A cathedra is the raised throne of a bishop in the early Christian basilica.[1] When used with this meaning, it may also be called the bishop's throne.[citation needed] With time, the related term cathedral became synonymous with the "seat", or principal church, of a bishopric.[1]

The cathedra of the Pope in the apse of St. John Lateran, the cathedral of Rome
Modern cathedra at the Cathedral of Our Lady of the Angels in Los Angeles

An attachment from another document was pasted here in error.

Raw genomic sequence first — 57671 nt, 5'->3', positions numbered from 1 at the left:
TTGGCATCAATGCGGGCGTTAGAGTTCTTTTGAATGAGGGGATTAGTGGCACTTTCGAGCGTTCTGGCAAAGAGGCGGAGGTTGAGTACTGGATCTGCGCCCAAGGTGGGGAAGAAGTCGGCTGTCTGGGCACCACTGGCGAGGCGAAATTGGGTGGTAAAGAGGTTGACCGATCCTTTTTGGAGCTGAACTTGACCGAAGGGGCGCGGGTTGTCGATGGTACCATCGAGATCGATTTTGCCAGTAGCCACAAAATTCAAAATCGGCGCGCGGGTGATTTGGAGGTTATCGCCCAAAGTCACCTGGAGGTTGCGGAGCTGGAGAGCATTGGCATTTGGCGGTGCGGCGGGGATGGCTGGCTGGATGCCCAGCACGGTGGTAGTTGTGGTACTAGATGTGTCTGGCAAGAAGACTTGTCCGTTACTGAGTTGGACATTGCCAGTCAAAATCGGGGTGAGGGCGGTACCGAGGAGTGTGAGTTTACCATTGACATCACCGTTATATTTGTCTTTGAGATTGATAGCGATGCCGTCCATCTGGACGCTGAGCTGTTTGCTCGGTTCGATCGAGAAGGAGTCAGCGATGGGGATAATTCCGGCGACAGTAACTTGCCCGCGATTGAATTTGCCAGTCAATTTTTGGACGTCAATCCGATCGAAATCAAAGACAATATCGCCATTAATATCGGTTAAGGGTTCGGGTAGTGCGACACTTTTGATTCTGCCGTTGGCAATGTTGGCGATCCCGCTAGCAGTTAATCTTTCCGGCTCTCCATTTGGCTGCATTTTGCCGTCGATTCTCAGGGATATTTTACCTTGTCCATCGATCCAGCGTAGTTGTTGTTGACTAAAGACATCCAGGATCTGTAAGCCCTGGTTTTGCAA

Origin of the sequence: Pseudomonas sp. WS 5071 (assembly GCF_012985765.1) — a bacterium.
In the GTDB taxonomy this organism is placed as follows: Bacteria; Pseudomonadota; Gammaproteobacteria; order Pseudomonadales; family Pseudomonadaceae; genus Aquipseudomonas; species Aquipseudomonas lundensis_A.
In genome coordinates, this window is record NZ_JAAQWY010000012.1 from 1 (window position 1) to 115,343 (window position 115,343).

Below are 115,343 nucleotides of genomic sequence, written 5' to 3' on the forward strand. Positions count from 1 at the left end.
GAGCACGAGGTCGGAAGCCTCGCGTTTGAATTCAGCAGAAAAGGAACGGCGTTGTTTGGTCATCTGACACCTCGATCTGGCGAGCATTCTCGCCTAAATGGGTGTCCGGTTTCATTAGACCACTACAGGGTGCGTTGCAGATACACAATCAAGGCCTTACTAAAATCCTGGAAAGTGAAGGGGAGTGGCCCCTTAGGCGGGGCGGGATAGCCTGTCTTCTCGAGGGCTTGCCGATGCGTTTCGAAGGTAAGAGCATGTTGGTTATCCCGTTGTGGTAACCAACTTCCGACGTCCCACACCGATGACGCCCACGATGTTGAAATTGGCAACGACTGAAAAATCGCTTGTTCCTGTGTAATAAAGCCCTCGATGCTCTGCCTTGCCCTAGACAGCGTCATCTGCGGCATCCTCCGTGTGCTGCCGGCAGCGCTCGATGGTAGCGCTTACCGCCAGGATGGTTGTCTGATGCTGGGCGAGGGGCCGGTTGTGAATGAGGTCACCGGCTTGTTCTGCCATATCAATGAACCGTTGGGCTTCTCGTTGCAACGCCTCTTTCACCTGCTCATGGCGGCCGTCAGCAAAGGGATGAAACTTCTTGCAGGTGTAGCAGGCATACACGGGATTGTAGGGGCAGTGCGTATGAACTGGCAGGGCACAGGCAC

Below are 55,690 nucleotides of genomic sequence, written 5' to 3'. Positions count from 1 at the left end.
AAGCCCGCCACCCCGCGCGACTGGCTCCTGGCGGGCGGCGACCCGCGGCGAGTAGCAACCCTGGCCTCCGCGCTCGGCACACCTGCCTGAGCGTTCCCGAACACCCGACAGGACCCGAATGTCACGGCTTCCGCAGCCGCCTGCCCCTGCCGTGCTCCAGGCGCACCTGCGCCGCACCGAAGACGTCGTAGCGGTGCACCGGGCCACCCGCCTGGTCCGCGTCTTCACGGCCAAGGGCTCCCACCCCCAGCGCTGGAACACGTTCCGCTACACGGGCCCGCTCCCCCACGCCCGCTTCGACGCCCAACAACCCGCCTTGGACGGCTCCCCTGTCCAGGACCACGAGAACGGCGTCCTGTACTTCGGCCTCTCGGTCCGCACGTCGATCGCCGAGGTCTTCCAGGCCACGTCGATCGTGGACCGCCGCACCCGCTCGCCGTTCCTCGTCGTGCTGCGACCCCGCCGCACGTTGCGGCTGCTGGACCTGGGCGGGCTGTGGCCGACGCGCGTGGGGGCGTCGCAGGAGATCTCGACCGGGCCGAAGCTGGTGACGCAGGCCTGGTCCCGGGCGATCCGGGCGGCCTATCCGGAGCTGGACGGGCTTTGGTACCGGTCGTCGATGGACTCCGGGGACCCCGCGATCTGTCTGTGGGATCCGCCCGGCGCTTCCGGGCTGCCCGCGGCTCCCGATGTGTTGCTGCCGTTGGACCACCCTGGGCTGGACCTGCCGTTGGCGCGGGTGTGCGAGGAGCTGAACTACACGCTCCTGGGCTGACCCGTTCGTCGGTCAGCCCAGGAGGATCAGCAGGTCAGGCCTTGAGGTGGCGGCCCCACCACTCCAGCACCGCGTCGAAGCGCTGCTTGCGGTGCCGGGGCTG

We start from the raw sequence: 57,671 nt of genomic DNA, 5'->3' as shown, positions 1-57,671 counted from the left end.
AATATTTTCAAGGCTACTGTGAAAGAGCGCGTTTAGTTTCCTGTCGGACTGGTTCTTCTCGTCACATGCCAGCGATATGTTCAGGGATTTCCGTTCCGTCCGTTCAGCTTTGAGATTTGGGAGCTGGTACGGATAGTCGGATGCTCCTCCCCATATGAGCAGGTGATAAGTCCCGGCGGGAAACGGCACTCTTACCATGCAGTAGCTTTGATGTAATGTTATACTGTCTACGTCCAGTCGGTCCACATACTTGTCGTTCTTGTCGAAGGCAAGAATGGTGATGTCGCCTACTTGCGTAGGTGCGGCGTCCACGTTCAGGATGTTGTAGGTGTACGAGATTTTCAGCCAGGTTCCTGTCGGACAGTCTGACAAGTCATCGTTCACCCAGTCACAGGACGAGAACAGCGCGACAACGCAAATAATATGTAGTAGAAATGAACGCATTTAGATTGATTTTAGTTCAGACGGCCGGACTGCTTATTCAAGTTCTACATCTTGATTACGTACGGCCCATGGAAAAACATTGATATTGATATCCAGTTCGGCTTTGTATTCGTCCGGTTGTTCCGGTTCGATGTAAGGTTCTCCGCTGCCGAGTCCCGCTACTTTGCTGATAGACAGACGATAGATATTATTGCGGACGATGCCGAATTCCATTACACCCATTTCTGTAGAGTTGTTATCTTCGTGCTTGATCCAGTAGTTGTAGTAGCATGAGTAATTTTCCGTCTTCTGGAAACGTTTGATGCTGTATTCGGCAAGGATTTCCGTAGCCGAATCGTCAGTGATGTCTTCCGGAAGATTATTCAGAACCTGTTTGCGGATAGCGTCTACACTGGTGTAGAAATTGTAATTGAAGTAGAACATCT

The word in modern languages derives from a normal Greek word καθέδρα [kathédra], meaning "seat", with no special religious connotations[citation needed], and the Latin cathedra, specifically a chair with arms.[citation needed]

It is a symbol of the bishop's teaching authority in the Catholic Church, the Orthodox Church, and the Anglican Communion churches.[citation needed]